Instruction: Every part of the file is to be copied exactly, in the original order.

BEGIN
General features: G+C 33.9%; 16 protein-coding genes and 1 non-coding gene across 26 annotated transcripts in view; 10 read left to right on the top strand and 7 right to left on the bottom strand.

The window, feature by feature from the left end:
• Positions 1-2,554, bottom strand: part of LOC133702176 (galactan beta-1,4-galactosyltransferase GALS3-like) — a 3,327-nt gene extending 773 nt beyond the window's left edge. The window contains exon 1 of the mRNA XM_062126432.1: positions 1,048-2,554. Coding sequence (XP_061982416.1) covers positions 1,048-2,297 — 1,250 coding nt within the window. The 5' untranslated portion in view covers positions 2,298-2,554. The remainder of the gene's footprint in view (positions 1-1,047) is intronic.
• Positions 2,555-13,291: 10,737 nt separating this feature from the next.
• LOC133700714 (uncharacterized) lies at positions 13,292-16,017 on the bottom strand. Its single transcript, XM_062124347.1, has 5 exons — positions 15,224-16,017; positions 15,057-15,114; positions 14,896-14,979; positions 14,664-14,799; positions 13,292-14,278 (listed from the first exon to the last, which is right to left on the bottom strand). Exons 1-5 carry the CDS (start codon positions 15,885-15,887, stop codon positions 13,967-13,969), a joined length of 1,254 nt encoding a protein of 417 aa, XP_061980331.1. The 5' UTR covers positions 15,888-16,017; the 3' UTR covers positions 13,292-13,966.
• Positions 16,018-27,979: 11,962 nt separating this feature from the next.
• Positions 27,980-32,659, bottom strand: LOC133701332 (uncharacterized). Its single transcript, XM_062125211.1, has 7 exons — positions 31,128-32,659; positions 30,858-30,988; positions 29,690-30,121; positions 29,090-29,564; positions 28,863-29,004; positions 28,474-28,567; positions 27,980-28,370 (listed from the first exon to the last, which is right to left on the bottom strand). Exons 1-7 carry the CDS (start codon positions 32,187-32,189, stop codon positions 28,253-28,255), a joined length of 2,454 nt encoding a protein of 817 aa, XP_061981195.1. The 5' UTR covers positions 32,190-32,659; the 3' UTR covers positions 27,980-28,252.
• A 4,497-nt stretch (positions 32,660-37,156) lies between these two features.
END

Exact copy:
General features: G+C 33.9%; 16 protein-coding genes and 1 non-coding gene across 26 annotated transcripts in view; 10 read left to right on the top strand and 7 right to left on the bottom strand.

The window, feature by feature from the left end:
• Positions 1-2,554, bottom strand: part of LOC133702176 (galactan beta-1,4-galactosyltransferase GALS3-like) — a 3,327-nt gene extending 773 nt beyond the window's left edge. The window contains exon 1 of the mRNA XM_062126432.1: positions 1,048-2,554. Coding sequence (XP_061982416.1) covers positions 1,048-2,297 — 1,250 coding nt within the window. The 5' untranslated portion in view covers positions 2,298-2,554. The remainder of the gene's footprint in view (positions 1-1,047) is intronic.
• Positions 2,555-13,291: 10,737 nt separating this feature from the next.
• LOC133700714 (uncharacterized) lies at positions 13,292-16,017 on the bottom strand. Its single transcript, XM_062124347.1, has 5 exons — positions 15,224-16,017; positions 15,057-15,114; positions 14,896-14,979; positions 14,664-14,799; positions 13,292-14,278 (listed from the first exon to the last, which is right to left on the bottom strand). Exons 1-5 carry the CDS (start codon positions 15,885-15,887, stop codon positions 13,967-13,969), a joined length of 1,254 nt encoding a protein of 417 aa, XP_061980331.1. The 5' UTR covers positions 15,888-16,017; the 3' UTR covers positions 13,292-13,966.
• Positions 16,018-27,979: 11,962 nt separating this feature from the next.
• Positions 27,980-32,659, bottom strand: LOC133701332 (uncharacterized). Its single transcript, XM_062125211.1, has 7 exons — positions 31,128-32,659; positions 30,858-30,988; positions 29,690-30,121; positions 29,090-29,564; positions 28,863-29,004; positions 28,474-28,567; positions 27,980-28,370 (listed from the first exon to the last, which is right to left on the bottom strand). Exons 1-7 carry the CDS (start codon positions 32,187-32,189, stop codon positions 28,253-28,255), a joined length of 2,454 nt encoding a protein of 817 aa, XP_061981195.1. The 5' UTR covers positions 32,190-32,659; the 3' UTR covers positions 27,980-28,252.
• A 4,497-nt stretch (positions 32,660-37,156) lies between these two features.